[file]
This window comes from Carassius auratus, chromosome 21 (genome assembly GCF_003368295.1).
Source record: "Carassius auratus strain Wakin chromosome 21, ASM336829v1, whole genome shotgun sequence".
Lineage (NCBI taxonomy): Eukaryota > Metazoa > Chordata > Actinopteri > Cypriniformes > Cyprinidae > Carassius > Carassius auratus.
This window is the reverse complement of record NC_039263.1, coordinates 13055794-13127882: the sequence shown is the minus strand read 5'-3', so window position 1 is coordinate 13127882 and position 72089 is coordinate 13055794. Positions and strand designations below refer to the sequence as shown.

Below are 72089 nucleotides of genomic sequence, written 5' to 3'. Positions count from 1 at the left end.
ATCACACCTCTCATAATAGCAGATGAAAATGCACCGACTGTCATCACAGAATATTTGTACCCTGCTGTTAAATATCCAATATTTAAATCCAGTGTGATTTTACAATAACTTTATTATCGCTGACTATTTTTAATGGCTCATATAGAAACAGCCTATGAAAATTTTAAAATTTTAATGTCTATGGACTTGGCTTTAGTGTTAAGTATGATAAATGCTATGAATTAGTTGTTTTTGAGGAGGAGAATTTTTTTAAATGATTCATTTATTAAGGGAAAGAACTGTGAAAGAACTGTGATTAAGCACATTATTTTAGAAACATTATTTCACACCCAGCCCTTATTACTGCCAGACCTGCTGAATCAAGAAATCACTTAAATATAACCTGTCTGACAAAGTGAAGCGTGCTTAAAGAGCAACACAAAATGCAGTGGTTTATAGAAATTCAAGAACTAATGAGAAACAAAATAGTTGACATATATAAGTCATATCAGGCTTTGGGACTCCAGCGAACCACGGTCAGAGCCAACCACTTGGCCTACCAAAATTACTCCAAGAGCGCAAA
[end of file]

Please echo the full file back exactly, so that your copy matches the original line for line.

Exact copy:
This window comes from Carassius auratus, chromosome 21 (genome assembly GCF_003368295.1).
Source record: "Carassius auratus strain Wakin chromosome 21, ASM336829v1, whole genome shotgun sequence".
Lineage (NCBI taxonomy): Eukaryota > Metazoa > Chordata > Actinopteri > Cypriniformes > Cyprinidae > Carassius > Carassius auratus.
This window is the reverse complement of record NC_039263.1, coordinates 13055794-13127882: the sequence shown is the minus strand read 5'-3', so window position 1 is coordinate 13127882 and position 72089 is coordinate 13055794. Positions and strand designations below refer to the sequence as shown.

Below are 72089 nucleotides of genomic sequence, written 5' to 3'. Positions count from 1 at the left end.
ATCACACCTCTCATAATAGCAGATGAAAATGCACCGACTGTCATCACAGAATATTTGTACCCTGCTGTTAAATATCCAATATTTAAATCCAGTGTGATTTTACAATAACTTTATTATCGCTGACTATTTTTAATGGCTCATATAGAAACAGCCTATGAAAATTTTAAAATTTTAATGTCTATGGACTTGGCTTTAGTGTTAAGTATGATAAATGCTATGAATTAGTTGTTTTTGAGGAGGAGAATTTTTTTAAATGATTCATTTATTAAGGGAAAGAACTGTGAAAGAACTGTGATTAAGCACATTATTTTAGAAACATTATTTCACACCCAGCCCTTATTACTGCCAGACCTGCTGAATCAAGAAATCACTTAAATATAACCTGTCTGACAAAGTGAAGCGTGCTTAAAGAGCAACACAAAATGCAGTGGTTTATAGAAATTCAAGAACTAATGAGAAACAAAATAGTTGACATATATAAGTCATATCAGGCTTTGGGACTCCAGCGAACCACGGTCAGAGCCAACCACTTGGCCTACCAAAATTACTCCAAGAGCGCAAA